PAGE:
Ronceverte’s eco efforts already are being noticed. This May, Hylton, Baker and Schaefer from the Ronceverte Main Street Organization Committee won the 2010 Governor’s Main Street and On Trac Community Award for Innovation, along with a $15,000 award to advance their eco-district plans.
The three property owners proposed working with the city to create an overall plan that encompasses historic preservation, energy efficiency and sustainability of our buildings, while promoting rain gardens, geothermal heating and cooling systems, solar PV panels, and energy from wind and water.
The plan calls for three phases. First, to bring in experts to the community who understand renewable energy, greening of downtowns, rain gardens and other concepts associated with the eco-district concept. Second, the award will pay for the three to attend an eco-district conference in Portland, Or., where this concept has been implemented in an urban setting. Third, once the plan is completed, Ronceverte will hold community education meetings to discuss how other Main Street investors and entrepreneurs can approach the same type of projects for their buildings and communities.
As part of the plan for developing an eco-district, the trio want to partner with the town and the other businesses in collaborative, win-win ventures. For instance, Baker explained that by using net metering, she could put any extra energy from her solar panels back into the power grid – or use it to power a city streetlight on her corner. They’re also exploring putting in geothermal wells under the city’s parking lots that face the commercial district of downtown and then piping the ground-cooled air directly to the buildings. They envision building energy-efficient homes on vacant lots to bring foot traffic and residents to Main Street, as well.
Rebuilding our town, Preserving our history
Since 1872, Ronceverte’s history was built on lumber, railroads and being the commercial district of Greenbrier County. Everyone came to Ronceverte to shop until the1970s, when the completion of interstate five miles to the north drew businesses away from downtown.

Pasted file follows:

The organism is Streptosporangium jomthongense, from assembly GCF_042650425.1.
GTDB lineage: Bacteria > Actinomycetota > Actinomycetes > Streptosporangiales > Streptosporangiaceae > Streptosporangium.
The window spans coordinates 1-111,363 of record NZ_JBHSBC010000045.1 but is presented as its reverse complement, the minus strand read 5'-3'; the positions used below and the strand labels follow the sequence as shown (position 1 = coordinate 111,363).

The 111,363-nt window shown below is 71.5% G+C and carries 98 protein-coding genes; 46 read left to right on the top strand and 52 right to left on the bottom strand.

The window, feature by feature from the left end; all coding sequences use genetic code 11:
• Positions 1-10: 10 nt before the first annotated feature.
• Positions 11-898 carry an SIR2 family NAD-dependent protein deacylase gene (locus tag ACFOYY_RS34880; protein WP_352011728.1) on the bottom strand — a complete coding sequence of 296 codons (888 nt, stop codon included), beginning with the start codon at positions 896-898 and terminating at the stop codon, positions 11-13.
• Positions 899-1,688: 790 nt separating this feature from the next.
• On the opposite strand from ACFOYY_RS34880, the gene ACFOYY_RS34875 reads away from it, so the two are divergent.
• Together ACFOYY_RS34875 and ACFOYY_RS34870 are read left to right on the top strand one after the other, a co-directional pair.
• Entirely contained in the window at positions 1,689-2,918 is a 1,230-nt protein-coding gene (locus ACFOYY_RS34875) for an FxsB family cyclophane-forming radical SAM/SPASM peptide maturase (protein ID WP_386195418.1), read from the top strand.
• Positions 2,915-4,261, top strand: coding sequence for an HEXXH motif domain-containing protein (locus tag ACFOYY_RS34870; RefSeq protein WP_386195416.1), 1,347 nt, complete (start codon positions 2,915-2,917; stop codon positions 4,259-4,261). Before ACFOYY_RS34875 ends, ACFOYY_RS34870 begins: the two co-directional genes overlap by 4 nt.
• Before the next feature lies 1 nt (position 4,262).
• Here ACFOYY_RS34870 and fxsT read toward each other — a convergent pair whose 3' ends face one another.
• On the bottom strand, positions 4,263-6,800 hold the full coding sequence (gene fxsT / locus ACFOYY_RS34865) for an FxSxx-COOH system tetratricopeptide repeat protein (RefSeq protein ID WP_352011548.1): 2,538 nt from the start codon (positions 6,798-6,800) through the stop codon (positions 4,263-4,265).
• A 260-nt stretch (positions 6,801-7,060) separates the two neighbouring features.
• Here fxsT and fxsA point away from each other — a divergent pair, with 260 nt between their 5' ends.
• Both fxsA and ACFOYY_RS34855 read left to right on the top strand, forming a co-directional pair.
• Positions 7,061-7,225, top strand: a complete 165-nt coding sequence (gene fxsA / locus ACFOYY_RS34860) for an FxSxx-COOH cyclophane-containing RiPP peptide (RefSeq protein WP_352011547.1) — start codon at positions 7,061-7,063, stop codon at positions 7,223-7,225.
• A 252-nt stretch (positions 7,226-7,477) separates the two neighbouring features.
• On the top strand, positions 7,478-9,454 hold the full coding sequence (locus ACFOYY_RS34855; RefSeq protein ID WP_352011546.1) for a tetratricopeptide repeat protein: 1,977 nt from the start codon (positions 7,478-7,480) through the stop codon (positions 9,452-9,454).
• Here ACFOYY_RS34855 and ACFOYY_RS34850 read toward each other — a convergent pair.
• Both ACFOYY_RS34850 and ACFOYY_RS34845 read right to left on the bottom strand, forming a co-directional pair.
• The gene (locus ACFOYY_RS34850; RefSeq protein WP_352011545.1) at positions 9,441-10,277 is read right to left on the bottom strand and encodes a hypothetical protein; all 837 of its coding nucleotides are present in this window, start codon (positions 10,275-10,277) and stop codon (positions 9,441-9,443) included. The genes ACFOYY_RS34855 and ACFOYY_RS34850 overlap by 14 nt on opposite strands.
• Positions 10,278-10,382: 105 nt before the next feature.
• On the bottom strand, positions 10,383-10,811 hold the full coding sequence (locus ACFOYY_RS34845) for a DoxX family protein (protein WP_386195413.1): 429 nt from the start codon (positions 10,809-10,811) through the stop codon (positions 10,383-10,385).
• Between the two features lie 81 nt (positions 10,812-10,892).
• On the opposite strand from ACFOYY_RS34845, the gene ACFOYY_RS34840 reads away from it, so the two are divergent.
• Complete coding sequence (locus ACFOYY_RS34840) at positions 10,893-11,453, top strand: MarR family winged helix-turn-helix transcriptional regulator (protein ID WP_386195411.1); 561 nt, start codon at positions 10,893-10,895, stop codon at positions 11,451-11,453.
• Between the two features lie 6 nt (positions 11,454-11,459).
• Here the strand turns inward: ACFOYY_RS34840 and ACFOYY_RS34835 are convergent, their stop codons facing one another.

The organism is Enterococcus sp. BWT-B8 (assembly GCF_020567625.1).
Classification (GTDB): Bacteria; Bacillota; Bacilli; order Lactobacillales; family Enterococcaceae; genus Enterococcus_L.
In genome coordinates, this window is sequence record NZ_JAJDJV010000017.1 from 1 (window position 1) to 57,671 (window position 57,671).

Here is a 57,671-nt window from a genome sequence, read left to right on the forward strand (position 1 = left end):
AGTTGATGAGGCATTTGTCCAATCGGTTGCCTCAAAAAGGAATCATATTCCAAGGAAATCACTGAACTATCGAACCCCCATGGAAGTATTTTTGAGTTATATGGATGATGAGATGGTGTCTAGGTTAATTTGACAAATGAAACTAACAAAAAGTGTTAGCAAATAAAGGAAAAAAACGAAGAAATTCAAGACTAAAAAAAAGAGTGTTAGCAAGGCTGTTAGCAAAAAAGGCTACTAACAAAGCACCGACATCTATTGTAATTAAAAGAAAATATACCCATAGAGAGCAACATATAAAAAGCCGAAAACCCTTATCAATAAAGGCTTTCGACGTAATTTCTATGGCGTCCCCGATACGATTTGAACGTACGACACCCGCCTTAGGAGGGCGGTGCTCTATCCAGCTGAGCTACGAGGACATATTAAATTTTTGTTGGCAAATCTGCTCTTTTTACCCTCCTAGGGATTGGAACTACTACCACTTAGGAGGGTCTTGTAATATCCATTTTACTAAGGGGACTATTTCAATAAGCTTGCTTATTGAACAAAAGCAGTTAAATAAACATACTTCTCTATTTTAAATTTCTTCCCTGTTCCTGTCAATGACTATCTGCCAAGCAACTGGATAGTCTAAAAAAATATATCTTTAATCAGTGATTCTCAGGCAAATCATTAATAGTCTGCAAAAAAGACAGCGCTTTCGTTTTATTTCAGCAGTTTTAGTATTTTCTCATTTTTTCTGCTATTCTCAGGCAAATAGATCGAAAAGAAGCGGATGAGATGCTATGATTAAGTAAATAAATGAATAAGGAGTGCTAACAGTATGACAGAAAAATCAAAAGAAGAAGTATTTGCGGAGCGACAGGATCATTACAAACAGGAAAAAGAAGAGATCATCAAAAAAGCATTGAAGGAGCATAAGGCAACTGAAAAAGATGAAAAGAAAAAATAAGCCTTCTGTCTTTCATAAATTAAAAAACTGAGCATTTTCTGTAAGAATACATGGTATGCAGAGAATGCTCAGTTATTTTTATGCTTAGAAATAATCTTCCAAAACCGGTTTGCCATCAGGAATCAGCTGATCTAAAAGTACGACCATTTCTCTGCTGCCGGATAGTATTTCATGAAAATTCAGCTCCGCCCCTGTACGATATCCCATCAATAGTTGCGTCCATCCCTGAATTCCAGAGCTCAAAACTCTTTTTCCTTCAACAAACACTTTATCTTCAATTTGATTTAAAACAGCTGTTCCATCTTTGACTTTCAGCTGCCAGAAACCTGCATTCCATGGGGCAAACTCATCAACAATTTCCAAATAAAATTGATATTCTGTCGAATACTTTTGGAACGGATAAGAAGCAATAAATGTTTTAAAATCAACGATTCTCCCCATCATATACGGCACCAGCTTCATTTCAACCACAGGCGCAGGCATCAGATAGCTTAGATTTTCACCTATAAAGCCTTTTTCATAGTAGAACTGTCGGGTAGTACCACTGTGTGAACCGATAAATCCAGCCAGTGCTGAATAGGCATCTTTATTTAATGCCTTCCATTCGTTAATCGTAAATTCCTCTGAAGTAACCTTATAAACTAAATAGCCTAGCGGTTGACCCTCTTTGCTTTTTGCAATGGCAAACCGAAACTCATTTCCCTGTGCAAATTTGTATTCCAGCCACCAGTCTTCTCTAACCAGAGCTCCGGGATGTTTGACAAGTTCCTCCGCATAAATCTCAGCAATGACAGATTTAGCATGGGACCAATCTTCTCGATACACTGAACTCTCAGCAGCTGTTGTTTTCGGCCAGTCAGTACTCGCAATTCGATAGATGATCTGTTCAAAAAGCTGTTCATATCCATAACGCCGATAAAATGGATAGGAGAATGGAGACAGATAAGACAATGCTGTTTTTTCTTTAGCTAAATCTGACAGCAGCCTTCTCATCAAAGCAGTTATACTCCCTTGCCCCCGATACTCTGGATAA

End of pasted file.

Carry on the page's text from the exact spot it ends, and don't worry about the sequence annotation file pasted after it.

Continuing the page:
During the last 10 years, Ronceverte has been trying to turn the town around through careful planning.
In 2005, the city entered the national Main Street program. Soon after, the USDA approached Ronceverte with a Rural Business Enterprise grant to fund the purchase and renovation of three downtown buildings. These became six new retail spaces, plus apartment spaces. The project led to private investment and a second Rural Business Enterprise grant. Now, Ronceverte is in the middle of a $200,000 EPA brownfields study to remediate a downtown industrial area and bring it into the overall redevelopment plan.
“Fifteen new businesses have opened since Ronceverte became a Main Street. We’ve always done the work as high-quality as we can – always thinking ahead to attracting future investment,” said Hylton. “Also, everything we did, we made sure it was in the newspaper and that people knew what we were doing. We want to be a model for other small communities.”
Hylton calls Ronceverte a town as unique as its name.
“We are a special little community. We’re on the river. We have a recreation trail and the largest park in the area. We’re a recreation town. We’ve got a great B&B, The Edgerton Inn. We have a well-known fabric store that pulls people into the town. We have a hardware store that’s been in continuous operation since 1904, which has all of the unique items that you can’t find anywhere else.
“With our Eco-district we want to offer something that’s unique – something that’s different. We want to build on our heritage and do something modern and progressive.”